Situated on the busy main street, the three-storey library blends into the tenements of the surrounding streets.
Although the top floor was used for the Librarians flat, there are still plenty of decorative touches to distinguish the library as a public building rather than a housing block, with the recessed entrance being particularly attractive.

Provost Joseph Johnston

The library was officially opened on 25th September, 1907 by Provost Joseph Johnstone (right), who was presented with a golden key by the architect, Mr. Sinclair.
Rutherglen was granted the status of Royal Burgh by King David I of Scotland in 1126, but it no longer has its own Council and Provost. It is now in the area covered by South Lanarkshire Council which is based in Hamilton. The library is currently operated by that council.
From 1975, throughout the 20 years of the existence of Strathclyde Regional Council, Rutherglen was part of the city of Glasgow. It never lost its separate identity in the eyes of the local population however, and was returned to Lanarkshire when the Regional Councils were abolished.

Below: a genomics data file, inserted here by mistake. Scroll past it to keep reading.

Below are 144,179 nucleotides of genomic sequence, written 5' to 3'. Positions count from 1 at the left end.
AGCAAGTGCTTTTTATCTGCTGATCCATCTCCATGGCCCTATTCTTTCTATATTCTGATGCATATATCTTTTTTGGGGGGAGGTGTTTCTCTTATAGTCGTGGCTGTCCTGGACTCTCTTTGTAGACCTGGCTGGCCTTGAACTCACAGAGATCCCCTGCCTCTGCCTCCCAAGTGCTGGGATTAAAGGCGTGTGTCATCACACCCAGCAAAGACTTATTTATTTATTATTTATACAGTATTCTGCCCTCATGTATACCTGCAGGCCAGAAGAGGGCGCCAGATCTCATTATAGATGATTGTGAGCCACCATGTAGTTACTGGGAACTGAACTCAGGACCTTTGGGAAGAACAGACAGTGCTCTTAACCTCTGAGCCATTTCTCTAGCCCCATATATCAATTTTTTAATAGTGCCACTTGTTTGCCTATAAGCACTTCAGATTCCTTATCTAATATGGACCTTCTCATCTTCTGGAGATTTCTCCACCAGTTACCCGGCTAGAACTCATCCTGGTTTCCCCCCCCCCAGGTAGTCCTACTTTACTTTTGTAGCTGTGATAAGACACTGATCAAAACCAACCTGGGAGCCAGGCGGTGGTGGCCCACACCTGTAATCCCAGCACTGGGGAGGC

Maybole Library

Maybole Library, Ayrshire

In 1905 Andrew Carnegie gifted the small sea-side town of Maybole a sum of £2500 towards the erection of a library and recreation rooms. The additional cost of providing the recreation rooms and books for the library was met by public subscription.
The library is situated opposite Maybole Castle which dates from the late 1500`s. It blends in well with the ancient turreted tower and is built with similar cream coloured stone. The library occupies a prominent corner site on a steep slope, which adds to the uniqueness of James Kennedy Hunter's Scots Renaissance design.